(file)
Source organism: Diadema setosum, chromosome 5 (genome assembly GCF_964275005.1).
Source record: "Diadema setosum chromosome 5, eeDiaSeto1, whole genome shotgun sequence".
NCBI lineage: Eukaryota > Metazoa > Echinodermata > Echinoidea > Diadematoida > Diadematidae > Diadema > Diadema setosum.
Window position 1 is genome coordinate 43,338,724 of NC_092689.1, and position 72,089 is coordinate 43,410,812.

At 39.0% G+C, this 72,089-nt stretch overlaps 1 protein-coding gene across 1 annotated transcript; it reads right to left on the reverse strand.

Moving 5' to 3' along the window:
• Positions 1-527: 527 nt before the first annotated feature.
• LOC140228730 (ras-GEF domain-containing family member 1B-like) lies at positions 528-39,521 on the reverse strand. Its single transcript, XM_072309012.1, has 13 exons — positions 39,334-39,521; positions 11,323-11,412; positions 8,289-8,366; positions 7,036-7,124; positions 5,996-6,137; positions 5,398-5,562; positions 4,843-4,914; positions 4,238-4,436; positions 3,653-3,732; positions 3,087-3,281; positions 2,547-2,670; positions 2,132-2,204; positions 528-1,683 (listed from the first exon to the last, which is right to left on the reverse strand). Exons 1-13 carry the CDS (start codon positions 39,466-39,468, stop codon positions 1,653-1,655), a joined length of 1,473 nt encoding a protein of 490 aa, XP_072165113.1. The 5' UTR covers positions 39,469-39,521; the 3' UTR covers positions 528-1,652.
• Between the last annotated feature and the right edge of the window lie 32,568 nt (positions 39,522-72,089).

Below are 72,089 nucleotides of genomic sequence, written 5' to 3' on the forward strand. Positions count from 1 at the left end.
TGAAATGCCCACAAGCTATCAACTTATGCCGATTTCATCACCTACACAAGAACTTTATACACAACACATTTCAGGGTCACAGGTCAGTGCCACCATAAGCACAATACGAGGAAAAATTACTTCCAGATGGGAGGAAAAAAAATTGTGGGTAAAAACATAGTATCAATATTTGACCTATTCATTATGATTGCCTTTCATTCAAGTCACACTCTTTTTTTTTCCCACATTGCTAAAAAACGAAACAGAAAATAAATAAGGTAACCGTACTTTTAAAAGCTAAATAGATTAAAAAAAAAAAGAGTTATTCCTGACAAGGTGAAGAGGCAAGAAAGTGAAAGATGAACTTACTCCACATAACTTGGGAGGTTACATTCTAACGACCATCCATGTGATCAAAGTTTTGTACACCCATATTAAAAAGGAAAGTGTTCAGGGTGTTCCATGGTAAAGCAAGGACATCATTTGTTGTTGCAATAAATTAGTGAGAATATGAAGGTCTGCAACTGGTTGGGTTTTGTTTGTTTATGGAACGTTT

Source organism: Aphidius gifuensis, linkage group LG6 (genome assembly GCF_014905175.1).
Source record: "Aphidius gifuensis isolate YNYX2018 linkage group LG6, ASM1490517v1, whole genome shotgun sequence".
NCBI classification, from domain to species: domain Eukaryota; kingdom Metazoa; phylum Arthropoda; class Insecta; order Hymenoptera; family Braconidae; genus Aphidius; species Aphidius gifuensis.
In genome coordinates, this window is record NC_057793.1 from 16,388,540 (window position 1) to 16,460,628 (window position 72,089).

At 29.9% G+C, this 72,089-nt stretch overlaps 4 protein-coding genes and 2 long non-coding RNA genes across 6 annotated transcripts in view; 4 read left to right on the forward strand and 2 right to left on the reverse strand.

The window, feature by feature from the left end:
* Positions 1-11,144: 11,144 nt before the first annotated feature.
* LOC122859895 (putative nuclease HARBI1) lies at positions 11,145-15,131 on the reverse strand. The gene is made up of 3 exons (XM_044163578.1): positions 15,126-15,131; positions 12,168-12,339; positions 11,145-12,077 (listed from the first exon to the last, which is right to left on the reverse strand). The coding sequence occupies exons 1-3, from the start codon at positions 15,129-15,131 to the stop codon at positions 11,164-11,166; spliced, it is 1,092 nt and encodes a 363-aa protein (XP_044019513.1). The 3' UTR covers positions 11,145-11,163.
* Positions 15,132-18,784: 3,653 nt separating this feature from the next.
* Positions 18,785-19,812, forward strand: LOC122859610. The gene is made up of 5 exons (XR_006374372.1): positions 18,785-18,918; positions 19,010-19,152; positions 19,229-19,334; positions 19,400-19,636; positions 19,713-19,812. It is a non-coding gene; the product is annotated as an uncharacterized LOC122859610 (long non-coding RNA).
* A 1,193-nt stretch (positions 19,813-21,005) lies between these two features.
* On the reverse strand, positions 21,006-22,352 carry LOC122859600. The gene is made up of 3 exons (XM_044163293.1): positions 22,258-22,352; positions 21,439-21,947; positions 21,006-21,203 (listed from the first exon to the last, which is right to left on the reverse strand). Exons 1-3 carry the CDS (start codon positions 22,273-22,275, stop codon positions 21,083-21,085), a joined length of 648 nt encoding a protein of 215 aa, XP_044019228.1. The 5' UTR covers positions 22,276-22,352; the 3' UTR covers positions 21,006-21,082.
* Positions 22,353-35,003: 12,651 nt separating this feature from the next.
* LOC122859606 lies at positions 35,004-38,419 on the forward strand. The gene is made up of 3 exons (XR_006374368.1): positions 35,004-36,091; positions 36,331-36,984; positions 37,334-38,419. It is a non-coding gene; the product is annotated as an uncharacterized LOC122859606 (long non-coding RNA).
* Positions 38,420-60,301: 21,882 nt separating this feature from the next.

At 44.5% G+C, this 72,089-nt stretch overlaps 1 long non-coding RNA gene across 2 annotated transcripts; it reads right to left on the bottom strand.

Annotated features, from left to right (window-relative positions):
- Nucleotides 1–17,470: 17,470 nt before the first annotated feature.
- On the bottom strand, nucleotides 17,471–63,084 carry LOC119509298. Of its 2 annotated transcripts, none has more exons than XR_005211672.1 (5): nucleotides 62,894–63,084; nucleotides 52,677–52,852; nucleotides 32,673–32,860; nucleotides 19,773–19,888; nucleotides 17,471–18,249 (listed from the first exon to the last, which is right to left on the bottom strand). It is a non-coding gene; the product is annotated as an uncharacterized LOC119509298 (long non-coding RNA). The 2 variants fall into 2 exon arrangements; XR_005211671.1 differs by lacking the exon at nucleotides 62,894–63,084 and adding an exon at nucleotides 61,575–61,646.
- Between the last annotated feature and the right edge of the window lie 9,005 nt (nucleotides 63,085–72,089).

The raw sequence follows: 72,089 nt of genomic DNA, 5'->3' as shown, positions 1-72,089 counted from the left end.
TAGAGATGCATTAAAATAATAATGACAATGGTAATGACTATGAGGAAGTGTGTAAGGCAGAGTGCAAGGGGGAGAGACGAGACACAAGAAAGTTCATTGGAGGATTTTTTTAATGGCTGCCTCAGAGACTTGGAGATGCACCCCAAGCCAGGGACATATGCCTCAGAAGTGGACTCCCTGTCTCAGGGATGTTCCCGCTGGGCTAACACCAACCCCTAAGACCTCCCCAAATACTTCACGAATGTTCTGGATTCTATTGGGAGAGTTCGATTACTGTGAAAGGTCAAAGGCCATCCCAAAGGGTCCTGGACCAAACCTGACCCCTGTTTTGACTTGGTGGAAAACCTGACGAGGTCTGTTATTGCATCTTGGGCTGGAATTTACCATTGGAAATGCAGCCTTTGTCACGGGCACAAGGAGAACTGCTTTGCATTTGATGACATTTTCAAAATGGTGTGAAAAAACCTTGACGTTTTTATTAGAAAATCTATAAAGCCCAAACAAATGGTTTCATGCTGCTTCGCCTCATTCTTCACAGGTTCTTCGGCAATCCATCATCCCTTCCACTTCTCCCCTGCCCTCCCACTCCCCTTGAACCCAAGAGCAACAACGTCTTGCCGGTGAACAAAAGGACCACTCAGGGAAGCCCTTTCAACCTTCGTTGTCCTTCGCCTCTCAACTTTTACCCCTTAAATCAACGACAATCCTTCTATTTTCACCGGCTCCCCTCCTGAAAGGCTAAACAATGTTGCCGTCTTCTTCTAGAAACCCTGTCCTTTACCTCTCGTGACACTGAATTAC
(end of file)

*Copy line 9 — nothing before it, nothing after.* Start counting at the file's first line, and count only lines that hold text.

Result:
• Between the last annotated feature and the right edge of the window lie 32,568 nt (positions 39,522-72,089).